Once installed, the color mode module will add to the root element <html> a class with the syntax .${colorMode}-mode. The value of colorMode can be dark, light, and system. Also, it exposes to all Nuxt components within the application a helper object $colorMode, containing the following fields:

  • preference - the actual preferred (selected) color mode by the user
  • value - read-only, indicating the detected color mode from the device's system appearance
  • unknown - read-only, indicating whether we need to render a placeholder.

We can set basic color theme (background and text color) for our entire app in response to dark/light mode using the generated class dark-mode and light-mode , as below:

/* ~/layouts/default.vue */
<style>
    .dark-mode {
        @apply text-white bg-green-olive;
    }

    .light-mode {
        @apply text-black bg-green-yellow;
    }
</style>

Since our theme is set up, we need a way to toggle between these two modes. So let's make a button!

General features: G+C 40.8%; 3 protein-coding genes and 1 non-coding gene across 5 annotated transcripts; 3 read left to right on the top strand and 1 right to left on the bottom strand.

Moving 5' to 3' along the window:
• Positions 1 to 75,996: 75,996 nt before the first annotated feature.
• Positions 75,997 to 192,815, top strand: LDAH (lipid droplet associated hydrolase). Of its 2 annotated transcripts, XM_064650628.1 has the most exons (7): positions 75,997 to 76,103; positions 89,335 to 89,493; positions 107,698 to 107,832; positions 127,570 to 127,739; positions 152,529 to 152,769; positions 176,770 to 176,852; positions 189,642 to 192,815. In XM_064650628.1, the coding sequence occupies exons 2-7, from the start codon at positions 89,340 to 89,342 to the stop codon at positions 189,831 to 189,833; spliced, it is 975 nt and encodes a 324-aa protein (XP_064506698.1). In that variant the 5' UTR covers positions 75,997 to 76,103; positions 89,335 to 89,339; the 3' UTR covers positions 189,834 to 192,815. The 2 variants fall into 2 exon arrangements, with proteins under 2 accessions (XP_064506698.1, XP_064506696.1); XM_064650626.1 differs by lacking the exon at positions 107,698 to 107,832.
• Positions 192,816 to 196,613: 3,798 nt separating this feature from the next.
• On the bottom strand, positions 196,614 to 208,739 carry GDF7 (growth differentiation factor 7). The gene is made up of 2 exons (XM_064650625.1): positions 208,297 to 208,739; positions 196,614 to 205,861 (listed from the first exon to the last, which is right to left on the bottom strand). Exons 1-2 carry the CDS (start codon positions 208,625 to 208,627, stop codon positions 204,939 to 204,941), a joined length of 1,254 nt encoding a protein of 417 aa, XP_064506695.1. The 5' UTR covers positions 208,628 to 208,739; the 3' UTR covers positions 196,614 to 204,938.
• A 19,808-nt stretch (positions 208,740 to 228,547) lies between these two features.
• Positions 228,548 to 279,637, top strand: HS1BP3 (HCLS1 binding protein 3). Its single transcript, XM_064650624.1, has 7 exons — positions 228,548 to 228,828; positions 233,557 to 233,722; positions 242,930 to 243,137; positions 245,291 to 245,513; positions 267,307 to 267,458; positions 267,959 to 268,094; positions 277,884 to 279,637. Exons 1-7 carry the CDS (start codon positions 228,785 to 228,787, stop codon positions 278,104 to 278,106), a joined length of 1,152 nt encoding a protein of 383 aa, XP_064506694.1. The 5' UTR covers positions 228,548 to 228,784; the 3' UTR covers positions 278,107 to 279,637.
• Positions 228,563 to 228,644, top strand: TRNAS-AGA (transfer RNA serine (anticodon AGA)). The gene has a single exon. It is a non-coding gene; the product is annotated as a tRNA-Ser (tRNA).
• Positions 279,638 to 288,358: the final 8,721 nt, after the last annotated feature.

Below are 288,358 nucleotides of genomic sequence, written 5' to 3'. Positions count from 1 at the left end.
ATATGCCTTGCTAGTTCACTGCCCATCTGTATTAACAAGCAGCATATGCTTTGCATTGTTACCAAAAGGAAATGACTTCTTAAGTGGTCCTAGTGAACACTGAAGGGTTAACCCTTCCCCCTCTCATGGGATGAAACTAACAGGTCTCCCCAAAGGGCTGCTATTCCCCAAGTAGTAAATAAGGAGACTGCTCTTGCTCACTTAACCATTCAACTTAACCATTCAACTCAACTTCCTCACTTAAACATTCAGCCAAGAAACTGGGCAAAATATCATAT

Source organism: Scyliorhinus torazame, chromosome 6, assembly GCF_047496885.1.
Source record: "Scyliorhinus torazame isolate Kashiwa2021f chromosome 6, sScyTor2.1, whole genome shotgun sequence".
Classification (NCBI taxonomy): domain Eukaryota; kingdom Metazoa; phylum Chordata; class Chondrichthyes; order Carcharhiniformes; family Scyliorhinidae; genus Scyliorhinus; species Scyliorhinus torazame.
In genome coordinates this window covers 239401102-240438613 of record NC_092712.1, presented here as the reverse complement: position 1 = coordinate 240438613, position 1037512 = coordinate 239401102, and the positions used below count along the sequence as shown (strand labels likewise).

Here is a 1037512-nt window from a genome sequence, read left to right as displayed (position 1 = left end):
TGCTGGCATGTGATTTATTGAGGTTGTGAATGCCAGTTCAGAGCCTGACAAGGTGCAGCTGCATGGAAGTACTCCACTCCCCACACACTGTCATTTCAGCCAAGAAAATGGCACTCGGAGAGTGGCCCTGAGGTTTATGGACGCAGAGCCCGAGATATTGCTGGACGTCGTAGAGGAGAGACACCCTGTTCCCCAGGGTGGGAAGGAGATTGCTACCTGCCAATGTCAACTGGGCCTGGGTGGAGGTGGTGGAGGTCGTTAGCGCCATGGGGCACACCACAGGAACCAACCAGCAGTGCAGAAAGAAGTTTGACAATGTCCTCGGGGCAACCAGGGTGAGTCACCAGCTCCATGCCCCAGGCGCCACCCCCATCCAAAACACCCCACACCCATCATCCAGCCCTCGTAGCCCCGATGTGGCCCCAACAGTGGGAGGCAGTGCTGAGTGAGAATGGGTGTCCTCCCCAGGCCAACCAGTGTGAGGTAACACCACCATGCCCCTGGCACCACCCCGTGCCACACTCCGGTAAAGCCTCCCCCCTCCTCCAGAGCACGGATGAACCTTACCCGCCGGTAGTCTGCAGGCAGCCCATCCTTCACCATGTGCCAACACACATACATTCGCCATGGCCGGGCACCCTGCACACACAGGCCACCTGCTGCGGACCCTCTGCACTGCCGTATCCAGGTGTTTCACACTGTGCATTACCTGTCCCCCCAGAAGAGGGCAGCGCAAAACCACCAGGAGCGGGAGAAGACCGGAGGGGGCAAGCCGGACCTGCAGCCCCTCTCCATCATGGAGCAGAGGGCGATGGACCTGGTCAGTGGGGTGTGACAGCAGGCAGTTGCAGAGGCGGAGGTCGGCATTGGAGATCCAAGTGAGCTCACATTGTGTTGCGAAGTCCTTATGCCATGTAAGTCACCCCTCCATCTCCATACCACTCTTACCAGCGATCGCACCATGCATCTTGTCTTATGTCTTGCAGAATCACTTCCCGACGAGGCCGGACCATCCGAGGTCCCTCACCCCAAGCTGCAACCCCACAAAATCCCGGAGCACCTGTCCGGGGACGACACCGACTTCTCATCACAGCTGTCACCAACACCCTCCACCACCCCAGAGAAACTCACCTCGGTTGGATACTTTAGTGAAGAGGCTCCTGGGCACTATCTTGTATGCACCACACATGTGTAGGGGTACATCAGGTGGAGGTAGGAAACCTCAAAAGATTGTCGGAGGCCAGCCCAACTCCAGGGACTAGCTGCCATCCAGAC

Make a toggle button for dark/light mode

To switch between dark/light mode, we create a button whose labels will toggle between Dark and Light. Add a new file ColorMode.vue as a Vue component to components folder and add the following code to the <template> section:

<!-- ~/components/ColorMode.vue -->
<button class="btn border border-white capitalize" @click="changeMode">
    {{ btnLabel }}
</button>

with btnLabel is set as a computed variable:

/* ~/component/ColorMode.vue */
export default {
    computed: {
        btnLabel() {
            return this.$colorMode.preference === 'light' ? 'dark' : 'light'
        }
    }
}

We also define the logic for changeMode method, which will change the current selected color mode preference of $colorMode to dark if the current view is light and vice versa.

/* ~/component/ColorMode.vue */
export default {
    methods: {
        changeMode() {